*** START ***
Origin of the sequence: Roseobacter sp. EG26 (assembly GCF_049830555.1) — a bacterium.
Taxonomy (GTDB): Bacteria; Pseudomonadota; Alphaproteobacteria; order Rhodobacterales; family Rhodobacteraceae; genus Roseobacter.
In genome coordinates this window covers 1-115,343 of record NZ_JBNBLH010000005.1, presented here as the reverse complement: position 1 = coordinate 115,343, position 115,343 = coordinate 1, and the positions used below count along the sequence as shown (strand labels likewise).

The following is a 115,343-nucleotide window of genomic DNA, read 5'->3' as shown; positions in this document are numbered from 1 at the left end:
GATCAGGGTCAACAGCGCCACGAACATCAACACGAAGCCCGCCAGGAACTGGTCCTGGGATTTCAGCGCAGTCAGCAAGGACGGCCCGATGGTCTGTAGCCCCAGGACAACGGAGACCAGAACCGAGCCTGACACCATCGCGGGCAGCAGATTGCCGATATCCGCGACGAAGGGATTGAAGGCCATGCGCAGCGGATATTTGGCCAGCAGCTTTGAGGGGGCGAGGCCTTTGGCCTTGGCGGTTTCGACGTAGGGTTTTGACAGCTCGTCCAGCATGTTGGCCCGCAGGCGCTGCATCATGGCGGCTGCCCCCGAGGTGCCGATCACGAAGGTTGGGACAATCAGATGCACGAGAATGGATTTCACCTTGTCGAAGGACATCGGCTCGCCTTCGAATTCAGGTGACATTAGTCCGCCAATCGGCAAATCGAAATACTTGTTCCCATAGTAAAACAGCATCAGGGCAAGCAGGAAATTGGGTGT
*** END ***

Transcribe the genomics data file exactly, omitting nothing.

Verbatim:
Origin of the sequence: Roseobacter sp. EG26 (assembly GCF_049830555.1) — a bacterium.
Taxonomy (GTDB): Bacteria; Pseudomonadota; Alphaproteobacteria; order Rhodobacterales; family Rhodobacteraceae; genus Roseobacter.
In genome coordinates this window covers 1-115,343 of record NZ_JBNBLH010000005.1, presented here as the reverse complement: position 1 = coordinate 115,343, position 115,343 = coordinate 1, and the positions used below count along the sequence as shown (strand labels likewise).

The following is a 115,343-nucleotide window of genomic DNA, read 5'->3' as shown; positions in this document are numbered from 1 at the left end:
GATCAGGGTCAACAGCGCCACGAACATCAACACGAAGCCCGCCAGGAACTGGTCCTGGGATTTCAGCGCAGTCAGCAAGGACGGCCCGATGGTCTGTAGCCCCAGGACAACGGAGACCAGAACCGAGCCTGACACCATCGCGGGCAGCAGATTGCCGATATCCGCGACGAAGGGATTGAAGGCCATGCGCAGCGGATATTTGGCCAGCAGCTTTGAGGGGGCGAGGCCTTTGGCCTTGGCGGTTTCGACGTAGGGTTTTGACAGCTCGTCCAGCATGTTGGCCCGCAGGCGCTGCATCATGGCGGCTGCCCCCGAGGTGCCGATCACGAAGGTTGGGACAATCAGATGCACGAGAATGGATTTCACCTTGTCGAAGGACATCGGCTCGCCTTCGAATTCAGGTGACATTAGTCCGCCAATCGGCAAATCGAAATACTTGTTCCCATAGTAAAACAGCATCAGGGCAAGCAGGAAATTGGGTGT